Famous solo artists are twice as likely to die prematurely as stars in bands, researchers said.
Rock and pop fame has already been associated with risk-taking, substance use and premature mortality. Researchers looked at whether the effect was more profound in solo singers or band members.
In recent years, a number of high-profile solo artists have suffered premature death, including Amy Winehouse, Whitney Houston and Michael Jackson.
The researchers, from Liverpool, found that solo rock and pop artists from North America have a 22.8 per cent increased risk of dying early, compared with a 10.2 per cent increased risk for band members.
They said European solo performers had a 9.8 per cent increased risk compared with 5.4 per cent for band members.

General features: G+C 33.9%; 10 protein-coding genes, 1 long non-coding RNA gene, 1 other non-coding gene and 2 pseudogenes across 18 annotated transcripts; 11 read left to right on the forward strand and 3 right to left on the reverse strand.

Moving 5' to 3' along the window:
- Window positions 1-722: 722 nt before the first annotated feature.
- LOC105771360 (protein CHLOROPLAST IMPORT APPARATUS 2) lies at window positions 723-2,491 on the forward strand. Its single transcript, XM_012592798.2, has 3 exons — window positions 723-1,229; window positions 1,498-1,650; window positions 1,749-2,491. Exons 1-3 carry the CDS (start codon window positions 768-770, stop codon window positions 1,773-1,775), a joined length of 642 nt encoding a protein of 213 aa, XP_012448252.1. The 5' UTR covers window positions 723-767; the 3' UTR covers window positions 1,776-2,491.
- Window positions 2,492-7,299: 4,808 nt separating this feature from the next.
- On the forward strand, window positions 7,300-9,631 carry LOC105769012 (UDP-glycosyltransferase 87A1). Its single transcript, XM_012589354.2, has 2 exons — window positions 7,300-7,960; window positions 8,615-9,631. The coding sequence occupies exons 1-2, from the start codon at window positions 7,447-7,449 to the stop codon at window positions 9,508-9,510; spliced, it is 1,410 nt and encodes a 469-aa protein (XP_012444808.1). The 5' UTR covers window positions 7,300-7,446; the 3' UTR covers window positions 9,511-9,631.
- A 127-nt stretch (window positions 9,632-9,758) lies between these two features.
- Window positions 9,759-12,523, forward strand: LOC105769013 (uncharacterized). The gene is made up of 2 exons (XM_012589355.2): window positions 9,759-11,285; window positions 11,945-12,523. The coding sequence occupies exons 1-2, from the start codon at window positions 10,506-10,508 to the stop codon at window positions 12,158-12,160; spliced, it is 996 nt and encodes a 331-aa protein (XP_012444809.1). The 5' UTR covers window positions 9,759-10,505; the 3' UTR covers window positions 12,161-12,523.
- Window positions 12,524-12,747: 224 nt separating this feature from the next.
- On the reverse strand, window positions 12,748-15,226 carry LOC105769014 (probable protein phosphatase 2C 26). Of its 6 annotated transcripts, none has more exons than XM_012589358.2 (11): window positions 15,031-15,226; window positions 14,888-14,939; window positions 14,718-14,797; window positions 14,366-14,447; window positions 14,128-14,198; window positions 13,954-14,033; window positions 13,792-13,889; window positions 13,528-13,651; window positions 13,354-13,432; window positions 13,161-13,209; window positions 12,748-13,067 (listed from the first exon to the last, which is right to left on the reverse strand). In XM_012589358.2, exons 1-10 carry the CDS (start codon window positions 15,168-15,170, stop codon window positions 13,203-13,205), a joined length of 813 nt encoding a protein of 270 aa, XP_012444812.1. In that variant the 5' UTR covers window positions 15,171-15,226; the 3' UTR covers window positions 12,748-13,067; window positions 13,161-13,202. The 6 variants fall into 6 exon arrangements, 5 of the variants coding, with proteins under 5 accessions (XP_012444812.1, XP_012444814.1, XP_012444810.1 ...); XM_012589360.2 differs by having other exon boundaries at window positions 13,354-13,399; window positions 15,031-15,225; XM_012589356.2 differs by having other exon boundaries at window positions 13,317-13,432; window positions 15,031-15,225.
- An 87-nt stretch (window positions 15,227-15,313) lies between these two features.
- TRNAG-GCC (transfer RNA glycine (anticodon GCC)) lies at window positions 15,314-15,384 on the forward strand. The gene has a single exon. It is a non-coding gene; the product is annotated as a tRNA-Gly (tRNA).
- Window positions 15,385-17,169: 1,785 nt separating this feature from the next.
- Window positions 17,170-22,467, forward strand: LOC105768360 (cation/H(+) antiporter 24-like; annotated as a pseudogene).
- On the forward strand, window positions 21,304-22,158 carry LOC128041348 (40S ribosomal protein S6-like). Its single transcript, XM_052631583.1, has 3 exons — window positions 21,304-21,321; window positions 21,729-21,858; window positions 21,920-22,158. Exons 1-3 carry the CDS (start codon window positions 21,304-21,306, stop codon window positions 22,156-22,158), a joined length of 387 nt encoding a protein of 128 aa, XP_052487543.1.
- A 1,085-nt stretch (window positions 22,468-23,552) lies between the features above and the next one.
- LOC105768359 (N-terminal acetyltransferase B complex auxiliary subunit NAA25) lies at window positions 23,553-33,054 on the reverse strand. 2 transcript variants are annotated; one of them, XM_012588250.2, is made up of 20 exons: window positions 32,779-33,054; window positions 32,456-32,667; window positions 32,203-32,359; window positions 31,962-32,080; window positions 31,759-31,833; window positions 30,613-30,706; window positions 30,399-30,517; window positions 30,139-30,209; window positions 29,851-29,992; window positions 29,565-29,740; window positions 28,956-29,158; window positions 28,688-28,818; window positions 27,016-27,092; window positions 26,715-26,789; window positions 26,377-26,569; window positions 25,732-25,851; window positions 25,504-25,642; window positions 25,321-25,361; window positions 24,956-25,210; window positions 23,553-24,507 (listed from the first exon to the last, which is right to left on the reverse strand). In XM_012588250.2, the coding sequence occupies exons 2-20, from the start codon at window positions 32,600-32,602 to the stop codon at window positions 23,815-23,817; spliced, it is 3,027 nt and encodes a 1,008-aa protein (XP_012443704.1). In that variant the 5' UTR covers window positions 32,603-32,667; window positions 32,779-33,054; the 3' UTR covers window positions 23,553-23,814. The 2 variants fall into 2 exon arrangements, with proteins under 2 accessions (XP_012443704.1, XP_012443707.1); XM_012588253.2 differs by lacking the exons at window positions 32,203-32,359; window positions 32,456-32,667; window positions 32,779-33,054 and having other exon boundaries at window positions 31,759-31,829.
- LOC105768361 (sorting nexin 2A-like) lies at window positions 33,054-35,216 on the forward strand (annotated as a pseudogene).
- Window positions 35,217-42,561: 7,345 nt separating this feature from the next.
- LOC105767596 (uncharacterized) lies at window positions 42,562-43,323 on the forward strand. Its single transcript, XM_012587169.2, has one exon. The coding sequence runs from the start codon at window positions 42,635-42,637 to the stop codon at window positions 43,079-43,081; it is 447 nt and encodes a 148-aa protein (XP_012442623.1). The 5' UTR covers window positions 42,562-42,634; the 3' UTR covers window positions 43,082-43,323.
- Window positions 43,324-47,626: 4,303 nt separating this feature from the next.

The researchers raised the question of whether the support of bandmates may be protective.
“Rock and pop star survival also seems to relate to whether they have pursued successful solo careers,” they wrote.
“While this may simply be a proxy for level of fame, with solo performers often attracting more attention than, for instance, a drummer in a band, it also raises the issue of peer support as a protective factor.
“Further research should address whether bands provide a mutual support mechanism that offers protective health effects.”